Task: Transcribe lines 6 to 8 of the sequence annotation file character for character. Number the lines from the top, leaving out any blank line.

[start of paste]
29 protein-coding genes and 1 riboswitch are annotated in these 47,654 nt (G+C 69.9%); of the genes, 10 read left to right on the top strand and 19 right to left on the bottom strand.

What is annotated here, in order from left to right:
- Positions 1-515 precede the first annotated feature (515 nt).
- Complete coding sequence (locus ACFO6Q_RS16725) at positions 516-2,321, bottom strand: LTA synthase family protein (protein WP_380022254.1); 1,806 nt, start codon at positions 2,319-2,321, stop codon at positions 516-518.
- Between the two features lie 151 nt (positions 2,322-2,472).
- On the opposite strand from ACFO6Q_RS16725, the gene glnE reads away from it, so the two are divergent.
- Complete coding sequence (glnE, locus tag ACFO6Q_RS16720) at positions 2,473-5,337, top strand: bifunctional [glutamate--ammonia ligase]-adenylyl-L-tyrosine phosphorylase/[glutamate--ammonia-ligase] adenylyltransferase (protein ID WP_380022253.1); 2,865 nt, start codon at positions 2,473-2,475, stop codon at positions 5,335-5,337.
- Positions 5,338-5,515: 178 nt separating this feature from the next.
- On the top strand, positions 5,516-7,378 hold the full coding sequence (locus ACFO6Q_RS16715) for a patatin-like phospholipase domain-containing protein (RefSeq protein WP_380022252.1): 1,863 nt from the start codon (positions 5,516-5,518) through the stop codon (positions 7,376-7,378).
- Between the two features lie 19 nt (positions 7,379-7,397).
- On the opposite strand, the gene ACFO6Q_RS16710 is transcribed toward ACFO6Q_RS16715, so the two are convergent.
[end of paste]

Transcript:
- On the opposite strand from ACFO6Q_RS16725, the gene glnE reads away from it, so the two are divergent.
- Complete coding sequence (glnE, locus tag ACFO6Q_RS16720) at positions 2,473-5,337, top strand: bifunctional [glutamate--ammonia ligase]-adenylyl-L-tyrosine phosphorylase/[glutamate--ammonia-ligase] adenylyltransferase (protein ID WP_380022253.1); 2,865 nt, start codon at positions 2,473-2,475, stop codon at positions 5,335-5,337.
- Positions 5,338-5,515: 178 nt separating this feature from the next.